Chemical Sciences: A Manual for CSIR-UGC National Eligibility Test for Lectureship and JRF/Reflectron

A reflectron (also known as an ion mirror) is a type of time-of-flight mass spectrometer that uses a static electric field to reverse the direction of travel of the ions entering it. A reflectron improves mass resolution by assuring that ions of the same m/z but different kinetic energy arrive at the detector at the same time. The reflectron was invented by the Russian scientist Boris Aleksandrovich Mamyrin in 1973. [1][2]

Lens stack from a reflectron mass spectrometer. The metal plates carry the voltages and form the electric field that reflects ions.

Single Stage ReflectronEdit

Schematic of a single-stage reflectron.

A single stage reflectron is composed of a single electric field region. The field can be linear or non-linear.

A curved-field reflectron is one in which the retarding field is non-linear and the voltages on the lens elements follow the equation of an arc of a circle according to R2 = V2 + x2, where x is the distance from the reflectron entrance, V is the voltage and R is a constant.[3][4]

A quadratic field reflectron is one in which the electric field varies with the square of the distance from the entrance and compensates for kinetic energy spread to all orders.[5]

Dual Stage ReflectronEdit

Schematic of a dual-stage reflectron.

A dual-stage reflectron is composed of two electric field regions with the field strength in the first region significantly larger than in the second region so as to reduce the size of the device and to provide second-order kinetic energy focusing.[6]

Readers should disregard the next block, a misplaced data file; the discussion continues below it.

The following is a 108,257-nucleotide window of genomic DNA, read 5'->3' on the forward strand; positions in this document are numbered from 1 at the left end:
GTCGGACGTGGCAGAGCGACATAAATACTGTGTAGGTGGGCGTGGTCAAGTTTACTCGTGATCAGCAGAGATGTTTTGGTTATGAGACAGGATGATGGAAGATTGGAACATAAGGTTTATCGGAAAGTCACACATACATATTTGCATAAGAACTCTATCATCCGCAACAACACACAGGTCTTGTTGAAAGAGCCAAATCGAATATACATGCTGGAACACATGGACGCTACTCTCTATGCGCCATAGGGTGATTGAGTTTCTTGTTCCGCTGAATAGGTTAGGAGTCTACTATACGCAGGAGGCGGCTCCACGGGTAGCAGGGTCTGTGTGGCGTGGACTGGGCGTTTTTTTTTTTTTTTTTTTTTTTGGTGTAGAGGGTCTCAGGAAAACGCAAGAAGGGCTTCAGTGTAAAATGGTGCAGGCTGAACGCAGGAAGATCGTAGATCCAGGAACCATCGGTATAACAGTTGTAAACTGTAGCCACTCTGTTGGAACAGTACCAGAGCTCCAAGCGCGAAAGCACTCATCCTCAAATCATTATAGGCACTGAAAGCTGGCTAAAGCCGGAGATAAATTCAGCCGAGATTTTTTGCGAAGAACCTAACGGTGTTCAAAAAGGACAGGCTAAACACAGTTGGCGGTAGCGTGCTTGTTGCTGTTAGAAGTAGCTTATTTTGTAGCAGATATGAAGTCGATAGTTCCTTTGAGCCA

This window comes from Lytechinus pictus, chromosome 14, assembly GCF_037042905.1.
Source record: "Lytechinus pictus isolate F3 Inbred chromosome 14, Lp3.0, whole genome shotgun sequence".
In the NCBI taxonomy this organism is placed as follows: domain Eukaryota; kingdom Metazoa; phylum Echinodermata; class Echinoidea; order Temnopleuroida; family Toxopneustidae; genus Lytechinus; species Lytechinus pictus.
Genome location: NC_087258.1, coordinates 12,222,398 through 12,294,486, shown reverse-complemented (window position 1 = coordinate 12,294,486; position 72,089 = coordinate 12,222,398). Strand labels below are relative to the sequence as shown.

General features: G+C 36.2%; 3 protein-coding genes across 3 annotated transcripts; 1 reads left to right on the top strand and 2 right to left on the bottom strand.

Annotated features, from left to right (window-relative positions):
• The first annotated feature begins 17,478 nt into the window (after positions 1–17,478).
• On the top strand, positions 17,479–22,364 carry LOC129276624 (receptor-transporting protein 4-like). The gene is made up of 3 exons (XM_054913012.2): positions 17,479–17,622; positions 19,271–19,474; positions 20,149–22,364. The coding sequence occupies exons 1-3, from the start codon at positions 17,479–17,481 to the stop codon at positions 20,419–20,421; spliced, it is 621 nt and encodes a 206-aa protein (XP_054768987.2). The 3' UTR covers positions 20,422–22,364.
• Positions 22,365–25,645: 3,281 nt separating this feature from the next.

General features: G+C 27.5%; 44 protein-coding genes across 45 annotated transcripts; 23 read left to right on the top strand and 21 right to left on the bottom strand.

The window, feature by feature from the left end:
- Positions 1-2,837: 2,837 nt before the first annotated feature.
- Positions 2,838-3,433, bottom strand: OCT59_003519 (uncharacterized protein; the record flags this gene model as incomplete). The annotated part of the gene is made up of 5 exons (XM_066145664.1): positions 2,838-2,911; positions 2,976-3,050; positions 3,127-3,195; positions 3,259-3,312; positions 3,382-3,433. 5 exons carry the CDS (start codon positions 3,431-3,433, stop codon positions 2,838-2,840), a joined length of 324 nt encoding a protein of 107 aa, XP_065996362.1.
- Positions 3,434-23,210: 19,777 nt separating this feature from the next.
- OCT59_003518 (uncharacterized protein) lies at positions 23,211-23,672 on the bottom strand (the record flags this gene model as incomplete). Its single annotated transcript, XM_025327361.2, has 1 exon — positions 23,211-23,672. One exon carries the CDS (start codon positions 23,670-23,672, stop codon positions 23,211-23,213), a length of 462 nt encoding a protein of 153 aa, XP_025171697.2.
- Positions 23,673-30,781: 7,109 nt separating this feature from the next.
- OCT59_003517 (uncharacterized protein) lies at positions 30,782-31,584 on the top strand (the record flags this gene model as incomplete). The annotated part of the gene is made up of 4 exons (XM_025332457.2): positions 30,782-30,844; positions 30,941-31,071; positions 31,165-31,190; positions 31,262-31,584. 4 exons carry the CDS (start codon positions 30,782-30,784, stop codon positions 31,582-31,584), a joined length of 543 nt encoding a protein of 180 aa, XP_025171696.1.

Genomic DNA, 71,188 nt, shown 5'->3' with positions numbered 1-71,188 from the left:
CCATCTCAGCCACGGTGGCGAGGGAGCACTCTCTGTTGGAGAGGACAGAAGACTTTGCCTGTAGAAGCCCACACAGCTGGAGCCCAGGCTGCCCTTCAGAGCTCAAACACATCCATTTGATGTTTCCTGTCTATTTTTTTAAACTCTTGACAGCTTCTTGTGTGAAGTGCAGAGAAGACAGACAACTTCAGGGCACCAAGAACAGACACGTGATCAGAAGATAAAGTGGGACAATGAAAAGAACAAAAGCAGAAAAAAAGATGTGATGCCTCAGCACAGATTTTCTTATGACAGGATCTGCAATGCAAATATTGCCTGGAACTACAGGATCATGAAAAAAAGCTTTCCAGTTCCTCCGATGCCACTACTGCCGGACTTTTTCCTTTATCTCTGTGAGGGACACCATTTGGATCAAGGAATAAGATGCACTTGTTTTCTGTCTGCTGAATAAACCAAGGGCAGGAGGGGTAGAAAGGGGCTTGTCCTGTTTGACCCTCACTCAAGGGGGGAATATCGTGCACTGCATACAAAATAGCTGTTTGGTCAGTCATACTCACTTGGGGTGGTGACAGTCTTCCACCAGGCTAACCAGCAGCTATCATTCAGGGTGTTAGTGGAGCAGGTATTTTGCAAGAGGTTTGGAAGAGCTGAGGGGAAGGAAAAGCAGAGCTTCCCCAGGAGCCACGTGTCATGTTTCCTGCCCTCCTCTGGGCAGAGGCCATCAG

Post Source DecayEdit

Post source decay is a technique specific to reflectron time-of-flight mass spectrometers where product ions of metastable transitions or collision-induced dissociations generated in the drift tube prior to entering the reflectron are m/z separated to yield product ion spectra.[7]


  1. * Mamyrin, B. A.; Karataev, V. I.; Shmikk, D. V.; Zagulin, V. A. The mass-reflectron, a new nonmagnetic time-of-flight mass spectrometer with high resolution Sov. Phys. JETP, 1973, 37, 45.
  2. Mamyrin, Boris (2001-03-22), "Time-of-flight mass spectrometry (concepts, achievements, and prospects)", International Journal of Mass Spectrometry 206 (3): 251–266, doi:10.1016/S1387-3806(00)00392-4. 
  3. Cornish, Timothy J.; Cotter, RJ (1993), "A curved-field reflectron for improved energy focusing of product ions in time-of-flight mass spectrometry", Rapid Communications in Mass Spectrometry 7 (11): 1037, doi:10.1002/rcm.1290071114, PMID 8280914 
  4. Cotter, R.; Iltchenko, S; Wang, D (2005), "The curved-field reflectron: PSD and CID without scanning, stepping or lifting", International Journal of Mass Spectrometry 240: 169, doi:10.1016/j.ijms.2004.09.022 
  5. Flensburg, J.; Haid, D; Blomberg, J; Bielawski, J; Ivansson, D (2004), "Applications and performance of a MALDI-ToF mass spectrometer with quadratic field reflectron technology", Journal of Biochemical and Biophysical Methods 60 (3): 319, doi:10.1016/j.jbbm.2004.01.010, PMID 15345299 
  6. Wang, Tzyy-Ing; Chu, Chun-Wen; Hung, Hui-Ming; Kuo, Gen-Sen; Han, Chau-Chung (1994), "Design parameters of dual-stage ion reflectrons", Review of Scientific Instruments 65: 1585, doi:10.1063/1.1144896 
  7. Kaufmann, R.; Kirsch, D.; Spengler, B. (1994), "Sequenching of peptides in a time-of-flight mass spectrometer: evaluation of postsource decay following matrix-assisted laser desorption ionisation (MALDI)", International Journal of Mass Spectrometry and Ion Processes 131: 355, doi:10.1016/0168-1176(93)03876-N 


  • Cotter, Robert J. (1994), Time-of-flight mass spectrometry, Columbus, OH: American Chemical Society, ISBN 0-8412-3474-4